An absolutely fantastic book recommended by the librarian that I work with at the school we both work at. Just a great story about a couple of thirty something guys who drive a bio-diesel converted Mercedes diesel from Vermont out to California. In addition to the hilarious stories from their excursion, the author also presents some compelling potential solutions for moving away from our heavy reliance on fossil fuels for our energy needs.A very quick read with a powerful message...I highly recommend Greasy Rider!
adrndack reviewed this
Rated 3/5
i really want to like this book more. i like travelogues and am a proponent of green technologies. i just had a hard time getting through Greasy Rider.i got distracted by the "errand" chapters and wish they could have been better integrated into the story. i did enjoy the relationship between greg and iggy and wish more time was spent on fleshing out the journey.overall, Greasy Rider was very informative, but i was hoping for a better read.
cmbohn reviewed this
Rated 4/5
This book was great! First of all, it was free, so that's always a bonus. But even if I had to pay for it, it would have been worth it.Greg Melville wants a new truck. His wife wants something greener. Way greener. So he decides to get an old Mercedes with a diesel engine and convert it to run on old cooking oil. Then he gets inspired to take a road trip, using nothing but free recycled oil in his car. He calls up his old buddy Iggy and the two hit the road.The title alone is a hint that this is bound to have some funny moments. The two friends get on each others nerves and kid each other like teenagers. The car breaks down with alarming regularity. Greg gets peed on by a dog. Stuff happens, and it's pretty funny stuff.I also enjoyed the 'errands' - side trips that Greg takes to discover what else is being done in the Green Movement to make life on earth a little more sustainable. I felt cheered to see that there are a lot of people dedicated to making a difference, and some of these ideas are practical and affordable.This was just a fun book and a good read. Way to go, Greg! Here's hoping that everyone who read this is inspired to make a few changes in their own lives.
julie2112_1 reviewed this
Rated 4/5
I was looking forward to reading this book to learn more about the cool idea of a car that runs on used vegetable oil instead of gasoline. I was thrilled to find that it was also a funny well-written travelogue of a road trip between two old friends. Throw in an ongoing quest to answer many other questions about alternative energy sources and sustainability, along with some good old US history sprinkled in, and you've got yourself a great read. The notes at the end cite the author's sources and where you can hit the net to find out more. I was very impressed with Melville's work and the smell of french fries will never be the same again.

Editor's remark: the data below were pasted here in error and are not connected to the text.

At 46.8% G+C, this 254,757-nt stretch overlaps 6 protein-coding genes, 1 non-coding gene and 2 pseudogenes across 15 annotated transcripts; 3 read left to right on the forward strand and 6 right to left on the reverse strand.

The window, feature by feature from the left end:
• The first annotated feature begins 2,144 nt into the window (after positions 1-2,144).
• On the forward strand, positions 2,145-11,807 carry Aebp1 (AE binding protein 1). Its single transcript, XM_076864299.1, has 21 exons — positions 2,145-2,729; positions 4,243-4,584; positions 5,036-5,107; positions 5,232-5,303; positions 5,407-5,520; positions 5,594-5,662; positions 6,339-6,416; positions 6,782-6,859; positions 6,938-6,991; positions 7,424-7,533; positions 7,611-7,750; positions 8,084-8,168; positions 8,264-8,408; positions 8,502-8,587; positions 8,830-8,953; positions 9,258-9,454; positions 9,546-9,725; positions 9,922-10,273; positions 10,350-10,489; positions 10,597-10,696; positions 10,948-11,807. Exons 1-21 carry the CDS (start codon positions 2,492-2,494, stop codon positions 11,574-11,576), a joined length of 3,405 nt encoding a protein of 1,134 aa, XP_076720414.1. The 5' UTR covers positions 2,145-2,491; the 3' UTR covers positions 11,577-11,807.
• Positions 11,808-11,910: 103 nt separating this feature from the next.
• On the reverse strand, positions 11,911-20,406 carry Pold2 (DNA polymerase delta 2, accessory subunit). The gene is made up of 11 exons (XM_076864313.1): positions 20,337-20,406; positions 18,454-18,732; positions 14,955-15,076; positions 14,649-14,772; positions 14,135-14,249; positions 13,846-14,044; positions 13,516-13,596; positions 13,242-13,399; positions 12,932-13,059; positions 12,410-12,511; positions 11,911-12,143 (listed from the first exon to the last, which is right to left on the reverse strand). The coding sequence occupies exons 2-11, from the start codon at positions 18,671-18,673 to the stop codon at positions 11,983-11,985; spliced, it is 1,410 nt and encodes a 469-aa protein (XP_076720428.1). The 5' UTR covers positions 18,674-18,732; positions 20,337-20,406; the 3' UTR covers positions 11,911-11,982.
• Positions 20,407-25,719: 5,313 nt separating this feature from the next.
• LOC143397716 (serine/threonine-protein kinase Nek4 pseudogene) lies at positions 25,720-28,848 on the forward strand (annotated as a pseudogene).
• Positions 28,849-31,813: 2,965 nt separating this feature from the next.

ahegge_2 reviewed this
Rated 3/5
Greasy Rider details the true story of two friends who attempt to drive cross country in a car powered by used restaurant grease. The tone of this book was somewhere between a Bill Bryson travel book and a Michael Pollan research type book. Although Melville's writing style has not quite caught up with these two masters of the genre, it does come close at times. As someone who is pretty well-read and aware when it comes to all things "green", I did get a little bored in some parts of this book. Melville makes the choice to skim the surface of a variety of different alternative energy sources, rather than diving deeply into any one. I must admit that when I read the premise of the book, my first thought was: "Well, that's not a challenge at all. There are tons of restaurants everywhere who just throw out their grease . . . ". This book totally destroyed that misconception and taught me a lot about what is involved in maintaining such a vehicle. I also learned a lot from the section on different biofuels. Although far from being a can't put it down, page turner, this was an interesting and educational book and I'm curious to see what Melville comes out with in the future.